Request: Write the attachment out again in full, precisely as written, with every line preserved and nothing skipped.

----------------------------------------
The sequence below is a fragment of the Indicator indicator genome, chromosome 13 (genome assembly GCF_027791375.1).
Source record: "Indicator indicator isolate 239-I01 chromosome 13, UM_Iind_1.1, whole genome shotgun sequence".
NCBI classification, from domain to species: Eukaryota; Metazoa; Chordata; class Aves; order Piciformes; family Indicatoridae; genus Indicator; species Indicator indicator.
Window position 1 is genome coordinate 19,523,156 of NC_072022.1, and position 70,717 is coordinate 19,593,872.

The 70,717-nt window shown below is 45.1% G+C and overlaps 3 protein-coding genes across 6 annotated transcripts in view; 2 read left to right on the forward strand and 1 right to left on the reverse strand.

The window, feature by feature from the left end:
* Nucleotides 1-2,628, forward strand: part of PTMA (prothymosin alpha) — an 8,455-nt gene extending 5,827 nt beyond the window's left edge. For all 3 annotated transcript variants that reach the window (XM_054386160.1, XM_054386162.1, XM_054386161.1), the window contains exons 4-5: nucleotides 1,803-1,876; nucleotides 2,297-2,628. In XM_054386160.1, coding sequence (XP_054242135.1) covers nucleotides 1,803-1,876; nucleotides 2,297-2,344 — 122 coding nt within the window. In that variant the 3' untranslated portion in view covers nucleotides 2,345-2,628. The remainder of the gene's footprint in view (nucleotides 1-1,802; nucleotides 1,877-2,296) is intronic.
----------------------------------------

The sequence below is a fragment of the Indicator indicator genome, chromosome 13 (genome assembly GCF_027791375.1).
Source record: "Indicator indicator isolate 239-I01 chromosome 13, UM_Iind_1.1, whole genome shotgun sequence".
NCBI classification, from domain to species: Eukaryota; Metazoa; Chordata; class Aves; order Piciformes; family Indicatoridae; genus Indicator; species Indicator indicator.
Window position 1 is genome coordinate 19,523,156 of NC_072022.1, and position 70,717 is coordinate 19,593,872.

The 70,717-nt window shown below is 45.1% G+C and overlaps 3 protein-coding genes across 6 annotated transcripts in view; 2 read left to right on the forward strand and 1 right to left on the reverse strand.

The window, feature by feature from the left end:
* Nucleotides 1-2,628, forward strand: part of PTMA (prothymosin alpha) — an 8,455-nt gene extending 5,827 nt beyond the window's left edge. For all 3 annotated transcript variants that reach the window (XM_054386160.1, XM_054386162.1, XM_054386161.1), the window contains exons 4-5: nucleotides 1,803-1,876; nucleotides 2,297-2,628. In XM_054386160.1, coding sequence (XP_054242135.1) covers nucleotides 1,803-1,876; nucleotides 2,297-2,344 — 122 coding nt within the window. In that variant the 3' untranslated portion in view covers nucleotides 2,345-2,628. The remainder of the gene's footprint in view (nucleotides 1-1,802; nucleotides 1,877-2,296) is intronic.